Here’s a nice Labor Day themed story.
In 1980, the last year of Jimmy Carter’s administration, the Occupational Health and Safety Administration (OSHA) commissioned a series of three 30-minute films about worker safety. These were real pro productions, with Studs Terkel as narrator on two of the productions. In 1981, Reagan appointed 36-year old Florida construction executive Thorne G. Auchter, who proceeded to systematically dismantle the agency. Evidently, the 3 films disturbed Thorne greatly, because OSHA issued a recall, threatening to withold OSHA funds from any organization that did not return their copies of the films, which were promptly destroyed.
But, a few union officials defied the ban and "stole" copies so they weren’t able to be returned. Over the years, they would occasionally show them to their troops, using the fact they banned as a way to get them to watch the films, which have important messages about worker rights and workplace safety. But, aside from these bootleg showings, the video disappeared.
PublicResource.Org got a note recently from Mark Catlan, a health and safety expert for one of the unions for the last 28 years (he actually started working for the union the year the film came out, and remembers his education director stealing a copy out of his office so it wouldn’t get returned). A year ago, Mark decided the world needed to see these films, so he found 16-mm cannisters and made them available to us to transfer to DVCAM and then disk.
Making their public debut after 30 years are "Worker to Worker," "Can’t Take No More," and "The Story of OSHA."
Link to YouTube
The Story of OSHA
Can’t Take No More
Worker to Worker
Link to the Internet Archive:
( http://tiny.cc/hdLvC )
CNBC’s Steve Liesman on "Unique insights on the credit crisis and the future of the banking system from a stream in Maine…"
A bonus Friday afternoon guest post via Macro Man
– a portfolio manager at a London-based hedge fund, he trades global
currencies, equities, fixed income, and commodities. Over a long and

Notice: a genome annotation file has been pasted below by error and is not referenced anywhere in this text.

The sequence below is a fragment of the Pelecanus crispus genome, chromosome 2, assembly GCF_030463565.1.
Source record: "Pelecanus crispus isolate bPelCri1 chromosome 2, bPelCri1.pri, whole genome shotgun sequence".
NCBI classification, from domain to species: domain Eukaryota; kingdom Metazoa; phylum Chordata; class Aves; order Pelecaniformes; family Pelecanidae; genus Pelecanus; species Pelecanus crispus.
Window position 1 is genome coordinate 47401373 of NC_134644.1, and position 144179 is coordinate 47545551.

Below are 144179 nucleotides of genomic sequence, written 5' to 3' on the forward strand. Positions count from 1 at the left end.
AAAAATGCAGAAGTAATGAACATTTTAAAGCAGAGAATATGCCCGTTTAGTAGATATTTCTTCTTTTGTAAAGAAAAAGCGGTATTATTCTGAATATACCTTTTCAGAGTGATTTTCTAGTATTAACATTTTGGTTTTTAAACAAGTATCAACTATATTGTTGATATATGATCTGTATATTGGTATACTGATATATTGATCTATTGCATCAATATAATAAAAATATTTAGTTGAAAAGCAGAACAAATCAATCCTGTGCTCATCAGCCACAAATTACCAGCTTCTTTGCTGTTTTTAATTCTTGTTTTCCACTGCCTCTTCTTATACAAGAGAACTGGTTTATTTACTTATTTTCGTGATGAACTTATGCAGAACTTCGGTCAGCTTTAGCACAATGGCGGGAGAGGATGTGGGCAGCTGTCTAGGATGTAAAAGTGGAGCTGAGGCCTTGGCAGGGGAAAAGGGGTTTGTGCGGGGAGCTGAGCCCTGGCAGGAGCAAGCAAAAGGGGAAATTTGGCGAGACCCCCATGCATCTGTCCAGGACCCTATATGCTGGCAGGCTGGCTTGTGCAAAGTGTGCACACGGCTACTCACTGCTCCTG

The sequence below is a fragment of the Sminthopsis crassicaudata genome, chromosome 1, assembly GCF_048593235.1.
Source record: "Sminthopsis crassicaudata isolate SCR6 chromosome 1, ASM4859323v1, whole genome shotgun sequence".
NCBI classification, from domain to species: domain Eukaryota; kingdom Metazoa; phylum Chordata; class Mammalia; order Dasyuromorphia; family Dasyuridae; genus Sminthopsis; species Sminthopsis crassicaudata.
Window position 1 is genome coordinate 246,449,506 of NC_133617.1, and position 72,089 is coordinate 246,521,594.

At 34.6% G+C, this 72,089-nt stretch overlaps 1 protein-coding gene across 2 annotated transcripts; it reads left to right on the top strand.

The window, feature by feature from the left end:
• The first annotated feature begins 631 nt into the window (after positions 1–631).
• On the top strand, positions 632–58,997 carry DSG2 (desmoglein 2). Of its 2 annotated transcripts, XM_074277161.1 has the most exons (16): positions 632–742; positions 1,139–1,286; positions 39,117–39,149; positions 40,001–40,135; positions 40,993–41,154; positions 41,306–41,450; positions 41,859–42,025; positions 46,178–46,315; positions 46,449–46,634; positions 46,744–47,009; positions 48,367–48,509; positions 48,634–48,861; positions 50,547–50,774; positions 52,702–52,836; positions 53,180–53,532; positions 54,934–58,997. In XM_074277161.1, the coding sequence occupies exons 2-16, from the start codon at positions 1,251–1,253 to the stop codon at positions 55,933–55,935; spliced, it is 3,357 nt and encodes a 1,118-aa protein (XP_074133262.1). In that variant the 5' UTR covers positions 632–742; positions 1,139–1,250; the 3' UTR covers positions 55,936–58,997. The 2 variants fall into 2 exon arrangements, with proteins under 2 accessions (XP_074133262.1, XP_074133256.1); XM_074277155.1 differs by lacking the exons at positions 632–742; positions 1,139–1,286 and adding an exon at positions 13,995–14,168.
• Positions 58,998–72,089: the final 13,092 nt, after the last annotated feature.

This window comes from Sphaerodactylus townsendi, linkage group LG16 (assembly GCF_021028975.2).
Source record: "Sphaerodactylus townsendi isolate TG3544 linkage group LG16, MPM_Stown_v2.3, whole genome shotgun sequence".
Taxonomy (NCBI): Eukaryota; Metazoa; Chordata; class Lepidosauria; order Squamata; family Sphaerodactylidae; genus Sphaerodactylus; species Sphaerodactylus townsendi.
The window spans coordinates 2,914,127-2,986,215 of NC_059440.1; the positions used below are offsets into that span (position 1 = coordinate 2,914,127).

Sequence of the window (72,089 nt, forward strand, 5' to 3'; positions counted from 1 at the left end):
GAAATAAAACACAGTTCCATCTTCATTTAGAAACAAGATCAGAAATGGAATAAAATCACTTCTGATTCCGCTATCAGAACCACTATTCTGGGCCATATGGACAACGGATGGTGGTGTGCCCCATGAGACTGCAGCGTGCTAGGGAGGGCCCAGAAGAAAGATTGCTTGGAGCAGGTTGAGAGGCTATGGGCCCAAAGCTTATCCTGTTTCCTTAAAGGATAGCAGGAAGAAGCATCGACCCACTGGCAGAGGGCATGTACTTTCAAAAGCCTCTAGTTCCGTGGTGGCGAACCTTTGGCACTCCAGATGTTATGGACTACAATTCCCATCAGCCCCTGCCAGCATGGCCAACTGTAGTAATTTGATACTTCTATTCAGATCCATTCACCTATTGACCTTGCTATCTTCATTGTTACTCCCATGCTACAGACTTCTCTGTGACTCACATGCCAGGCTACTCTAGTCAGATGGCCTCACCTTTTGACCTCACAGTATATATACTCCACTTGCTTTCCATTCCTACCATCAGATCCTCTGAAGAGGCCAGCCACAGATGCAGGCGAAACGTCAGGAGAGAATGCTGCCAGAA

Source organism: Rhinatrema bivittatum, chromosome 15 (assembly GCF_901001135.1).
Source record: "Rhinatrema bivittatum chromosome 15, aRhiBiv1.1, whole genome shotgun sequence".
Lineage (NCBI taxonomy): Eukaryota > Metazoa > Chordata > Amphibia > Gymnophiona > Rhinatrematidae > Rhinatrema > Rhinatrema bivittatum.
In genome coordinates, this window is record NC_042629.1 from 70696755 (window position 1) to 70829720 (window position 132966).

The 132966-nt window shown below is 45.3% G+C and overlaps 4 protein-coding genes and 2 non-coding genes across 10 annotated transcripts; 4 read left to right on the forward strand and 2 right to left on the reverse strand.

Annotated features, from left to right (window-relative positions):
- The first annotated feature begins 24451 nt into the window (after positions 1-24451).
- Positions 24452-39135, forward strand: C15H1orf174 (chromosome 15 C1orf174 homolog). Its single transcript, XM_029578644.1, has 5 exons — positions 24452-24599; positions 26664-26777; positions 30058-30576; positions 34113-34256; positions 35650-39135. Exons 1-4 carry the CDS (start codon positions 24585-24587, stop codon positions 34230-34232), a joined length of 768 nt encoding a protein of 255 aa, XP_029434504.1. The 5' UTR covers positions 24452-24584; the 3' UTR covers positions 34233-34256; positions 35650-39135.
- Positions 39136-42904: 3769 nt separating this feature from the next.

varied career, Macro Man has been an international economist, a
sell-side currency strategist, and a currency options market-maker.
His amusing Friday afternoon topic? Market Monopoly!
With the Olympics and the summer drawing to a close, it’s now time for market participants to get themselves back from the beach, turn off the TV, and focus on making money for the four-and-bit months that remain of 2008. Yet the Olympic spirit lives on, and many of us would love to channel our inner Usain Bolt or Michael Phelps.
Indeed, over the course of his career Macro Man has met many market people who are just as competitive as Bolt, Phelps, or Tiger Woods, for that matter. Sadly, while the mind is willing, the flesh is all too often weak (in this case, literally.) How, then, can desk-driving market people bring out the Olympian that lurks within us all and keep the competitive fires burning?
Macro Man has hit upon the answer: Monopoly. The game requires no discernible athletic ability and is predicated upon acquiring assets as cheaply as possible, levering them up, and separating other players from their cash. It’s a skill set with which many (but by no means all) market punters are well-acquainted.
Of course, in Monopoly, as in life, chance can play a significant role in determining winners and losers. In real life, these slings and arrows of outrageous fortune can come from anywhere, but in Monopoly they derive from the dice and the Chance/Community Chest cards. Come to think of it, it looks like the game of Market Monopoly has already started, because some of the cards have already been drawn. Consider who’s already holding the following (vintage) Monopoly cards:
ADIA, CIC, and Temasek holdings. These SWFs already own very significant stakes in a number of banks in the US and Europe, in many cases via high-yielding preferred shares. Though it may be a case of thrice bitten, four times shy, Macro Man can’t help but think that at the end of the dilutive capital-raising process, these guys will be the only ones left with enough equity to get paid any meaningful dividend income.
Holders of 2007 vintage AA-rated ABX. Unfortunately, to collect the prize, they have to tender $100 of face. (Since this vintage card was printed, prices have fallen further. In the modern editions of Monopoly, second prize winners only get $10.)
John Thain. Mr. Thain’s tenure at the helm of Merrill Lynch has been characterized by three things: large write-downs, a fire sale of assets to clean up the balance sheet, and Merrill itself providing the funding to the buyers in the aforementioned fire sale. Alternatively, this card could represent Merrill’s settlement of its part of the auction rate securities fiasco.